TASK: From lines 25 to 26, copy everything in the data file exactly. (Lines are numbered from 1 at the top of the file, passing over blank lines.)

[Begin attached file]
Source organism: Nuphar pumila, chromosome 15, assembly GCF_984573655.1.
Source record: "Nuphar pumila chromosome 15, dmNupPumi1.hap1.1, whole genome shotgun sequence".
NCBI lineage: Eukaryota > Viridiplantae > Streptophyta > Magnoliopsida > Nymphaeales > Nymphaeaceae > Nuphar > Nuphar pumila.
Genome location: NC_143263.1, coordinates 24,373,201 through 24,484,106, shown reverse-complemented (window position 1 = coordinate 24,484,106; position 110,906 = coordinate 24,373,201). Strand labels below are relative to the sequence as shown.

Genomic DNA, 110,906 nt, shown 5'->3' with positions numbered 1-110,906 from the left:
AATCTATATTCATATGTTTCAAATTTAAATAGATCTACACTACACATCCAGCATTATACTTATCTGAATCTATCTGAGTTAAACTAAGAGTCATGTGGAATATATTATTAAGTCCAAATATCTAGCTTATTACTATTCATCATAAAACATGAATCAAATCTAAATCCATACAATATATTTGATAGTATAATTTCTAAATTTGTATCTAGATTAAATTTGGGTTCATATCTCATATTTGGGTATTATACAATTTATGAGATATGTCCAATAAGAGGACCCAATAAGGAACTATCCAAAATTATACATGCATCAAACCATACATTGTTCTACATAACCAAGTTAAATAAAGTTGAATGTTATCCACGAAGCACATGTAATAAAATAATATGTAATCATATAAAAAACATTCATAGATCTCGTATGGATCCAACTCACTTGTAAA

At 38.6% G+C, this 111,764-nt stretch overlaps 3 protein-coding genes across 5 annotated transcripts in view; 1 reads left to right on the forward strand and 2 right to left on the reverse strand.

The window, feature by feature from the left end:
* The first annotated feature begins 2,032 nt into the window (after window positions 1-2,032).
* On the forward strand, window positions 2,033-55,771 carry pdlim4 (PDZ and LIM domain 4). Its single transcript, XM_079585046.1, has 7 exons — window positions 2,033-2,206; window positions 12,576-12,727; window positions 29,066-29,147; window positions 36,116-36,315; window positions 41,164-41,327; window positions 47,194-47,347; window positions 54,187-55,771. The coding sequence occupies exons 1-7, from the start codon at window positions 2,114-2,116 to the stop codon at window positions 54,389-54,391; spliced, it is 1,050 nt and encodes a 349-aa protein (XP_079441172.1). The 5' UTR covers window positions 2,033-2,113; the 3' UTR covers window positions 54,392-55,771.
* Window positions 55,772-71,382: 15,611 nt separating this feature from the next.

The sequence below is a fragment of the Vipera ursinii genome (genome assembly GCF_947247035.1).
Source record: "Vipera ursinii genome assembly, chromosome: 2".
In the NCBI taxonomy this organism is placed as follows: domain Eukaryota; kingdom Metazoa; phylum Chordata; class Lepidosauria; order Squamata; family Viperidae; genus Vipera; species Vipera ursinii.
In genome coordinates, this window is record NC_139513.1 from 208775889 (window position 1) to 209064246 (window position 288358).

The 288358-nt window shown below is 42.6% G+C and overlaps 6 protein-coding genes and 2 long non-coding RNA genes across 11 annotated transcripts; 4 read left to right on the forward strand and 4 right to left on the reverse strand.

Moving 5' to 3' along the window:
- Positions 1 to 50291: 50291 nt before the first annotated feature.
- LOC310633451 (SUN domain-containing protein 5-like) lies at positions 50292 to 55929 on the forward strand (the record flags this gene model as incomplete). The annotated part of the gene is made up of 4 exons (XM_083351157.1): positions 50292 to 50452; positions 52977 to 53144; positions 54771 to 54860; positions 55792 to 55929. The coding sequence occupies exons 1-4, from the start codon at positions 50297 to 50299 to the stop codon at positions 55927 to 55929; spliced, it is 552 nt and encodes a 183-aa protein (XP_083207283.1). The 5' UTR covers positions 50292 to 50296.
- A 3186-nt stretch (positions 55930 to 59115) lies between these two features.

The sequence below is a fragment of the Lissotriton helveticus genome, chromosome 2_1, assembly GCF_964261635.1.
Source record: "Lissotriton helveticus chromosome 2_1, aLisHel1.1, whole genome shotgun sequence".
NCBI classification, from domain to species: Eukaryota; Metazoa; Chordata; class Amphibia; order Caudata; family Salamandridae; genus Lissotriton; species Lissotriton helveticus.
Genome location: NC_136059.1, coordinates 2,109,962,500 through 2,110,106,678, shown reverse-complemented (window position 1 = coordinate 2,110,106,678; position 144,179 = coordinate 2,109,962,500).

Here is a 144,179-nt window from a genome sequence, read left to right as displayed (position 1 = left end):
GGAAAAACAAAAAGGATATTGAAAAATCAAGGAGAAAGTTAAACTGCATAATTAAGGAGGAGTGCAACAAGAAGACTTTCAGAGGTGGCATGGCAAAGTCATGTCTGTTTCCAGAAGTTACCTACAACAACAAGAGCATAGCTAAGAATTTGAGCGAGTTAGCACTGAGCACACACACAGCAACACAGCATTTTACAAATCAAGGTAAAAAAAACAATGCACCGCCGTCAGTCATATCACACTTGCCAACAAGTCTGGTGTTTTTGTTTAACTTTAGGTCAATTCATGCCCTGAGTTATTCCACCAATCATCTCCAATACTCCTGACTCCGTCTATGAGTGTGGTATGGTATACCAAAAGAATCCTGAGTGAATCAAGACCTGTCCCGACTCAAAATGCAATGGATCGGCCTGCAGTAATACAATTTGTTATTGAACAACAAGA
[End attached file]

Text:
Here is a 144,179-nt window from a genome sequence, read left to right as displayed (position 1 = left end):
GGAAAAACAAAAAGGATATTGAAAAATCAAGGAGAAAGTTAAACTGCATAATTAAGGAGGAGTGCAACAAGAAGACTTTCAGAGGTGGCATGGCAAAGTCATGTCTGTTTCCAGAAGTTACCTACAACAACAAGAGCATAGCTAAGAATTTGAGCGAGTTAGCACTGAGCACACACACAGCAACACAGCATTTTACAAATCAAGGTAAAAAAAACAATGCACCGCCGTCAGTCATATCACACTTGCCAACAAGTCTGGTGTTTTTGTTTAACTTTAGGTCAATTCATGCCCTGAGTTATTCCACCAATCATCTCCAATACTCCTGACTCCGTCTATGAGTGTGGTATGGTATACCAAAAGAATCCTGAGTGAATCAAGACCTGTCCCGACTCAAAATGCAATGGATCGGCCTGCAGTAATACAATTTGTTATTGAACAACAAGA